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Teen found unconscious at Montgomery High still in induced coma

  • Police cordon off the area at Montgomery High School where a teen was seriously injured in November. (PD FILE, 2013)

Maria Carrillo student Keith Lutter, 15, remained at Children's Hospital Oakland on Tuesday, more than a week after he was found seriously injured on the ground at Montgomery High School.

Lutter, who suffered head injuries in what police said was likely a fall, has been in an induced coma as part of his care.

Police still are investigating what happened that Nov. 23 afternoon. He was found unconscious and bleeding, lying alongside an outer gym wall.

“Nothing has developed. We're still not able to talk to him because of his condition,” said Santa Rosa Sgt. Dave Linscomb on Tuesday. “More than anything, things seem consistent with a fall.”

Police have said they've learned the teen has been on Montgomery's roof at least once in the past and has been known to participate in a sport known as parkour.

Parkour involves scaling, leaping and performing other acrobatics using everyday obstacles such as railings, walls and sometimes roofs as a course.

If Lutter was scaling a wall or jumping from roof to roof at Montgomery when he was hurt, he's not alone in getting injured during such an activity.

Detectives have interviewed a teen who broke a leg while roof jumping at Montgomery in recent months. The two injured boys know each other, Linscomb said.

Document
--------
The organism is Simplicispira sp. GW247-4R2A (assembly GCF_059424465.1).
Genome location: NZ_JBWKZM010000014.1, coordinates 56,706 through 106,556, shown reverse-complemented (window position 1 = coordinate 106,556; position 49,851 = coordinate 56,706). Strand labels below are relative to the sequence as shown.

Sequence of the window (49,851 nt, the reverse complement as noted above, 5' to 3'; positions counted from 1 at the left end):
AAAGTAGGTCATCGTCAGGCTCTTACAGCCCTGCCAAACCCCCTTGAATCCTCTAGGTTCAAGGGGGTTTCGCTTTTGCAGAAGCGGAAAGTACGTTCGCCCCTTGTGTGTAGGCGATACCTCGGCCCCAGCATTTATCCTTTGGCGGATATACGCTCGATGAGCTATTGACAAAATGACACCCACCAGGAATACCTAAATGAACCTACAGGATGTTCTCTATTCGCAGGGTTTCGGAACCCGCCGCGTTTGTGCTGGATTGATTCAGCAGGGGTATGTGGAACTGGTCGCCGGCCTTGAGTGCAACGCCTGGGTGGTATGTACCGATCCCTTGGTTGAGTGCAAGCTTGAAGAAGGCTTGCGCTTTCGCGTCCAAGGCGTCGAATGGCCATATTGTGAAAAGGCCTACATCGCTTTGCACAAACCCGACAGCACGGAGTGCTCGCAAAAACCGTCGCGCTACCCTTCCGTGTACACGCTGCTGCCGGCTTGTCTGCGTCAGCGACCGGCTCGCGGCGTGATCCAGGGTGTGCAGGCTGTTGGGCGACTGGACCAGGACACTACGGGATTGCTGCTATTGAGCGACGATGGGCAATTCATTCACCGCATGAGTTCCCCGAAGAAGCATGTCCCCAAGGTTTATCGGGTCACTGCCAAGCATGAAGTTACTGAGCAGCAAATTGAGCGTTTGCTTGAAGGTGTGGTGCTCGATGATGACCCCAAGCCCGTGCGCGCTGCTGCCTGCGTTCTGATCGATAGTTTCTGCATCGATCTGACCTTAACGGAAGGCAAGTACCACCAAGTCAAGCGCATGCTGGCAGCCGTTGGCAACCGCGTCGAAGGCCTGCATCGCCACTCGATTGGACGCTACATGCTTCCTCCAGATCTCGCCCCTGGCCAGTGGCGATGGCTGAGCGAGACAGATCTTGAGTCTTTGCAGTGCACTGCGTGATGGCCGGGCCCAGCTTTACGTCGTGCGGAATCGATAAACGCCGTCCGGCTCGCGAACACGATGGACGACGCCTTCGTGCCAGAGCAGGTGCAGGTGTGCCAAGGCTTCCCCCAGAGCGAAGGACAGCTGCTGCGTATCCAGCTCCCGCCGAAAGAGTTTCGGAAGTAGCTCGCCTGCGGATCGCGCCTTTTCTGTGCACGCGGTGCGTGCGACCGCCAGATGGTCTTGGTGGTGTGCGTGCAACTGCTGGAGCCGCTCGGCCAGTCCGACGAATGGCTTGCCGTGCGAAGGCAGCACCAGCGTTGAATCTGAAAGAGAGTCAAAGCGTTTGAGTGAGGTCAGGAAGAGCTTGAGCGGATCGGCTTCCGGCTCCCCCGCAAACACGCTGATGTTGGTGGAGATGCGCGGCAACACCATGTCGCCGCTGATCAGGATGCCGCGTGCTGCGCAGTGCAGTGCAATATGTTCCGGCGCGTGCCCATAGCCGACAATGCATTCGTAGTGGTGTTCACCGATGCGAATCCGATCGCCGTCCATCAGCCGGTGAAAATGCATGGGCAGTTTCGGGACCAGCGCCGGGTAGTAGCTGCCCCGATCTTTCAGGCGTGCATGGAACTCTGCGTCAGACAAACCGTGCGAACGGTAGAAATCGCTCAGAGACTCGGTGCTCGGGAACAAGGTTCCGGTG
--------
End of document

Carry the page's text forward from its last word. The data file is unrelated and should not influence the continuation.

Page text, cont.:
Montgomery High officials did not return a phone call seeking comment Tuesday.

Santa Rosa fire Capt. Steve Lowe said he's been to three schools for calls regarding teens injured while roof jumping. One was at Montgomery.

“I've been to three of those in the last six months, kids getting injured on the roof,” Lowe said. “These kids had been jumping from roof to roof.”

That kind of stunt would be a high-level move rarely performed by people who actually practice parkour, said Brett Robert, a parkour coach with Flying Frog Freerunning in Rohnert Park.

“As a general rule we don't go up on rooftops,” Robert said. “There's more than enough stuff to do at ground level, and you should have your technique perfected at ground level before you go up even a foot.”

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